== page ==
A spear that reflects the life of it's owner trough small Haiku like poems. As the soldier lives his life the spear casts a shadow of his great exploits. Small runes are carefully etched in the ash shaft after a great battle or another important event in the warriors life.
Full Item Description
The most widely used weapon of the Taklamar soldier was the Antiago spear. It is an excellent hand to hand weapon, having a great advantage in reach over shorter weapons. It has has the simple grace of a practical fighting weapon. The heavy mid ridge gives this spear superior strength for its weight. The ash shaft is mounted into the socketed head of the spear.
Wounds caused by the Antiago spear are particularly devastating, as the pathological damage caused by a thrust is more often fatal than that caused by a cut or percussion. It takes only three-to-four inches of penetration into the torso to achieve a debilitating wound. Slashing/cutting weapons often do not penetrate deeply enough, while thrusting weapons achieve that penetration more effectively. Although the spear is arguably a more deadly weapon than a sword, because of its length and weight, it demands great strength and stamina to wield competently. Nevertheless, on the battlefield, the Antiago spear reign. While the Khartand is considered the "soul" of the Taklamar Holy warriors, the Antiago should perhaps be considered the king of the battlefield.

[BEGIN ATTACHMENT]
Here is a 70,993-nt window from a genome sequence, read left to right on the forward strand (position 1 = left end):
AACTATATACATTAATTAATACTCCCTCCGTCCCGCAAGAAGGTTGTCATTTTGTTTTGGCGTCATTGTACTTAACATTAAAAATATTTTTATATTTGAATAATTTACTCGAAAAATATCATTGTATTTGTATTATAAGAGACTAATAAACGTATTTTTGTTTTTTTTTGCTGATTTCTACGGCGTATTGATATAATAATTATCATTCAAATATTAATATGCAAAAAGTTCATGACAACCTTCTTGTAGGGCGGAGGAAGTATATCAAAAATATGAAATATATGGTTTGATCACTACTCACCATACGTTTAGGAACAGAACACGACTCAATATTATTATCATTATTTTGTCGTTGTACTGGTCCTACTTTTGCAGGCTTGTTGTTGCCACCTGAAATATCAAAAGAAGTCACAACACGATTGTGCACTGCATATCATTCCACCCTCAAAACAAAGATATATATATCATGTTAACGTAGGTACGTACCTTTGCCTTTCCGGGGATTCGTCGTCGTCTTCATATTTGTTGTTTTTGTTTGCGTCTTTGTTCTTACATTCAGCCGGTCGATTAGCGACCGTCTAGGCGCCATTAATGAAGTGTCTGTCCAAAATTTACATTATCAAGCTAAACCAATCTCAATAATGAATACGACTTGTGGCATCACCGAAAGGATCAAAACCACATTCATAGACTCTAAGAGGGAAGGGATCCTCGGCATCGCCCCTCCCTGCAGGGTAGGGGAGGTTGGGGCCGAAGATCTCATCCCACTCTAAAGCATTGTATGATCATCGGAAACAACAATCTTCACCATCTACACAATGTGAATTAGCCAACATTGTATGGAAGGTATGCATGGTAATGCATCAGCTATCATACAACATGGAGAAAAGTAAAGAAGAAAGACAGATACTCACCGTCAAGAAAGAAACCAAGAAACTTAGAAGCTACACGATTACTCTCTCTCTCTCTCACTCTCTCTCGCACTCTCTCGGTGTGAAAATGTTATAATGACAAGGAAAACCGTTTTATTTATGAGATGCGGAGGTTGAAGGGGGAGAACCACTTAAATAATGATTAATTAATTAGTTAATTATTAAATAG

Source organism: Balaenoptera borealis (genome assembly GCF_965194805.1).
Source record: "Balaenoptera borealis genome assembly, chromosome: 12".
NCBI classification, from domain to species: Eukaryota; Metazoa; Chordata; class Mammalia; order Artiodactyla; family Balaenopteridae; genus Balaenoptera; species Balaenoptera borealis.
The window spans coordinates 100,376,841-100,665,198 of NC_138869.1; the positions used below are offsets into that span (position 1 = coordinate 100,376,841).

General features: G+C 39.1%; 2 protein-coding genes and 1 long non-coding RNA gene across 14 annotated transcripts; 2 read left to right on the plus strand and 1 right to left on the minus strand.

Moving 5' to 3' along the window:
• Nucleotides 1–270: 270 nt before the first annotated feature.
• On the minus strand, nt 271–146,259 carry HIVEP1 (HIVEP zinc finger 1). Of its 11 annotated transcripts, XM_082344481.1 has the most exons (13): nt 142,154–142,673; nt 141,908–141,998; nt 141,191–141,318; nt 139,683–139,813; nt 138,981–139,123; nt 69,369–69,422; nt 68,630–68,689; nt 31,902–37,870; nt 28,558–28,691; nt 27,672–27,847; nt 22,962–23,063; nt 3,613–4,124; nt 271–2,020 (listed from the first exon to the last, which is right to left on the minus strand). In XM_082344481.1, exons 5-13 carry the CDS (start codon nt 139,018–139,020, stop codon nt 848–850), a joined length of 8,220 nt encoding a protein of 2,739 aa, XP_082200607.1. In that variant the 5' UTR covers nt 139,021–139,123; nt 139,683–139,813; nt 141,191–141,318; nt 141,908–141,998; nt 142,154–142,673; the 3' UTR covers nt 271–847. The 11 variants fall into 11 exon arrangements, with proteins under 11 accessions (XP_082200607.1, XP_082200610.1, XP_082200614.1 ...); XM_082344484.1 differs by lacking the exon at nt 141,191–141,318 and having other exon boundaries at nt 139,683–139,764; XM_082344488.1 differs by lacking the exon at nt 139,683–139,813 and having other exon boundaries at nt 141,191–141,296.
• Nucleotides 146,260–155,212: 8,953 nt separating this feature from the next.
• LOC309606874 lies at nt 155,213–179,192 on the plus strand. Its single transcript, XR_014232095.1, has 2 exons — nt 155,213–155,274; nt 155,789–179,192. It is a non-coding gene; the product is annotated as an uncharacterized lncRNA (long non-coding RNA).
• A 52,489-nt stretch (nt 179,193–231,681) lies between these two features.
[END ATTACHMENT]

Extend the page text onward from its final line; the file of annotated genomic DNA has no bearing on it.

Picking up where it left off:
The head carries etchings of the history of the soldier owning them.
After a greater battle the soldier spends his time etching the outcome of the battle in small Haiku like Poems.
The poems written in a cryptic style and their true meaning is only fully known by the warrior. The poems could be about great love affairs. A lament for a fallen companion, or a great promise. Together these poems tell the story of the warriors life.
Some say that slowly, the spears become a twin of the soldier. A mirror of his life, a pale shadow that will echo
in eternity. When a soldier dies the etchings are removed so that he has the room for his heroics in the land of the dead.
Here are two examples of spear poems.
Without flowing wine
How to enjoy lovely
death as it comes?
*It could be that the owner of this spear drinks a lot before an oncoming battle to deal with the stress. Or it could mean that one should simply enjoy life while it lasts. It can easily be torn away. Or something entirely else.
The moment two bubbles
are united, they both vanish.
A flower blooms.
*This could be a cryptic poem about a child that the owner just gave birth too. And that he feels that he and his loved one is slipping apart. Or then again, the meaning could be totally different.
It is customary among the Taklamar to give high honors to their warriors. Each spring they celebrate their warriors with an "Honor the Warrior" ceremony. At the spear raising ceremony, Taklamar people are invited to bring Antiago spears from the resting places of loved ones. These proudly and gracefully wave for the duration of the ceremony.
Some people bring small religous relics to place at the foot of the flagpole under their loved one's Antiago spear. Occasionally one might notice a tobacco offering left near one of the spears. These are meant to honor the dead warrior.
Taklamar warriors are honored whether they died in battle or returned home from their war. The honor is their decision to fight, not in their death by another warrior's hand.
The warrior who founded the Antiago spear as the Taklamar army knows it today was Anhdor Gonn. A low ranking warrior in the Taklamar army several hundred years ago.
Tradition has it that from infancy Anhdor displayed an interest in poetry and religion. Alongside with his life as a soldier he meditated and wrote poems. Slowly he became what the Taklamar religion describes as "one with self".
A man who has found the essence of his being, either looking, or not.